‘Sweet Ride’ exhibit urges students to bike to campus
Dodging in and out of a crowded 19th Avenue can be a terrifying experience for a bicyclist. There are buses, trains, cars flipping U-turns and college kids and high schoolers all sharing the roads and sidewalks. The organizers of the “Sweet Ride” exhibit want to show the campus the benefits in ditching your car or monthly Muni pass, and hopping on a bike.
Curator Carolyn Ho and organizers Sharon Daraphonhdeth and Cameron Bingley hosted the opening reception “Sweet Ride” Thursday, April 17, in the Cesar Chavez Student Center, which was funded by the Greenovation grant supporting universities sustainable-related projects.
“The idea for the exhibit came from seeing a need to increase bike ridership on campus,” said Bingley. Being that SF State is a commuter university, they wanted to have students know there are other ways to commute to the campus that aren’t reliant on public transportation.
The white walls of the Cesar Chavez Center’s Student Gallery, filled with the warm glow of lights, invited students in to enjoy the “bike mixer” smoothie bar, a DIY bike jewelry booth and photographs from Bike East Bay and SF Bicycling Coalition.
Members of the two organizations were on hand to show the community events from the past year and an interactive bike map for bikers to mark out their routes with different colored strings hung in the background, while attendants were entertained with live indie rock music.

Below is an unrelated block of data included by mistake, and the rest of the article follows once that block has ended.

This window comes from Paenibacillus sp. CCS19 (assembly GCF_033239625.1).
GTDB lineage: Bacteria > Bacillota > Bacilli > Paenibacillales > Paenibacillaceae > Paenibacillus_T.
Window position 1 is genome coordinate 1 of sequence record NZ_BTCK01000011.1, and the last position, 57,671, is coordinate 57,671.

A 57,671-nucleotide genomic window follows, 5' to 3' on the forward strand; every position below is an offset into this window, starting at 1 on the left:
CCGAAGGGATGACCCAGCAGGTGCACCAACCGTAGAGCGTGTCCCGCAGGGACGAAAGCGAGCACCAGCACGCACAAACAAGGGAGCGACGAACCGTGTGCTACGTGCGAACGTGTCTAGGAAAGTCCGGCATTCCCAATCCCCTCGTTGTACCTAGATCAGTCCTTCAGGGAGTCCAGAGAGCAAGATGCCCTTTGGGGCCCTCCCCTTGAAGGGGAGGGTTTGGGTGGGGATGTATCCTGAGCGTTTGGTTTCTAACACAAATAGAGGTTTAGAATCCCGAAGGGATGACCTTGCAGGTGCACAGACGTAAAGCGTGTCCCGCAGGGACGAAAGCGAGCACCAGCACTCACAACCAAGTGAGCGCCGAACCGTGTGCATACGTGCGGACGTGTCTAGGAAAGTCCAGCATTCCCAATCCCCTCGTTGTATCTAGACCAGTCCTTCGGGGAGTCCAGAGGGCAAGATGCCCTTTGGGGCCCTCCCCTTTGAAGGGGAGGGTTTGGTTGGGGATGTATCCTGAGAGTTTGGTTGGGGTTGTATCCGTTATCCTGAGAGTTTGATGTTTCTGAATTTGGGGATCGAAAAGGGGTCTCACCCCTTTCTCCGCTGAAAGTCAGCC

Students were given the chance to enter a raffle to win two donated bikes. The first was a refurbished bike created by SF Yellow Bike, a non-profit, volunteer-powered community bicycle shop, and was won by Joy Querida. The second was a Doppelganger brand from Japan, won by Crissann Branchromb.
Melanie Lindow, a senior English major, who came to enter into the raffle, said “I’m surprised how big the biking community of people is and how they want to bike together.”
The night continued with speaker Chris Carlsson, co-founder of Critical Mass, a monthly mass bicycling ride that takes place on the last Friday of each month in cities around the world. Discussing with students about “Bicycling’s defiant celebration: an irresistible invitation.”
Formed in 1992, Critical Mass was an idea that Carlsson and a number of friends who wanted to ride their bikes home from work together and establish new friendships, according to Carlsson, who has been biking since 1979.
Bennett Marko, a sophomore music major, heard about the exhibit though word of mouth. “I knew SF had a big biking community. It’s cool because it reminds me of the biking community in Los Angeles,” he said.
The night wrapped up with speaker Ana Bel of La Loba Loca, a member of the Masociclistas and Multicultural Communities for Mobility in Los Angeles, and a discussion titled “Navigating the streets: a talk on bikes, gender, DIY, culture and race.” Bel’s talk aimed at educating students on the social justices and rights of bikers of minority groups and sexual orientation.
Daraphonhdeth said she and Bingley want to focus on biking organization advocacy, lifestyle and community, as well as plan on launching a “Power to the Pedal” bicycle fix-it station on campus in coordination with the Bike Barn already on campus in the fall. The exhibit will run until April 25 in the student center.